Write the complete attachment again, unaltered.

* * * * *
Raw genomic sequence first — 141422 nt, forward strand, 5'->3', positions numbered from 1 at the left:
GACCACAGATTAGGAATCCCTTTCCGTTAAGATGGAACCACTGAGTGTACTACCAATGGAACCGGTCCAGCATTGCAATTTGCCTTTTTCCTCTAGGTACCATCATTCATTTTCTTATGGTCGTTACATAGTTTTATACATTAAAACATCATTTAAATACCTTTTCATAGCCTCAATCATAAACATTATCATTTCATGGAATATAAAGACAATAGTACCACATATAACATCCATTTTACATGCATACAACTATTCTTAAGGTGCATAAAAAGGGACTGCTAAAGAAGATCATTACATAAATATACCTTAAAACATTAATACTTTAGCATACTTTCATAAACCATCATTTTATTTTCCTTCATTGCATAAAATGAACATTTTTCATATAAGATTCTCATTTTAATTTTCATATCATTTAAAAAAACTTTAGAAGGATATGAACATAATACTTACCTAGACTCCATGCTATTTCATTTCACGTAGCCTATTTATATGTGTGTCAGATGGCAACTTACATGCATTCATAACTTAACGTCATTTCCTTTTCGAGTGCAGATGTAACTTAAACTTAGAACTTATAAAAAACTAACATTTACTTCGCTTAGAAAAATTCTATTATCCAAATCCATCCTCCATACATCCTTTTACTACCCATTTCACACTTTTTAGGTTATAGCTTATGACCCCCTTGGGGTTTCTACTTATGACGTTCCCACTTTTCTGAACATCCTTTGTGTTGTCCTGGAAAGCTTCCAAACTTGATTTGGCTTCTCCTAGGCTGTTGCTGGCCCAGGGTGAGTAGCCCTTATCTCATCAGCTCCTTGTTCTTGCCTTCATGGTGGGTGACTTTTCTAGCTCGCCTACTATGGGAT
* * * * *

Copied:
Raw genomic sequence first — 141422 nt, forward strand, 5'->3', positions numbered from 1 at the left:
GACCACAGATTAGGAATCCCTTTCCGTTAAGATGGAACCACTGAGTGTACTACCAATGGAACCGGTCCAGCATTGCAATTTGCCTTTTTCCTCTAGGTACCATCATTCATTTTCTTATGGTCGTTACATAGTTTTATACATTAAAACATCATTTAAATACCTTTTCATAGCCTCAATCATAAACATTATCATTTCATGGAATATAAAGACAATAGTACCACATATAACATCCATTTTACATGCATACAACTATTCTTAAGGTGCATAAAAAGGGACTGCTAAAGAAGATCATTACATAAATATACCTTAAAACATTAATACTTTAGCATACTTTCATAAACCATCATTTTATTTTCCTTCATTGCATAAAATGAACATTTTTCATATAAGATTCTCATTTTAATTTTCATATCATTTAAAAAAACTTTAGAAGGATATGAACATAATACTTACCTAGACTCCATGCTATTTCATTTCACGTAGCCTATTTATATGTGTGTCAGATGGCAACTTACATGCATTCATAACTTAACGTCATTTCCTTTTCGAGTGCAGATGTAACTTAAACTTAGAACTTATAAAAAACTAACATTTACTTCGCTTAGAAAAATTCTATTATCCAAATCCATCCTCCATACATCCTTTTACTACCCATTTCACACTTTTTAGGTTATAGCTTATGACCCCCTTGGGGTTTCTACTTATGACGTTCCCACTTTTCTGAACATCCTTTGTGTTGTCCTGGAAAGCTTCCAAACTTGATTTGGCTTCTCCTAGGCTGTTGCTGGCCCAGGGTGAGTAGCCCTTATCTCATCAGCTCCTTGTTCTTGCCTTCATGGTGGGTGACTTTTCTAGCTCGCCTACTATGGGAT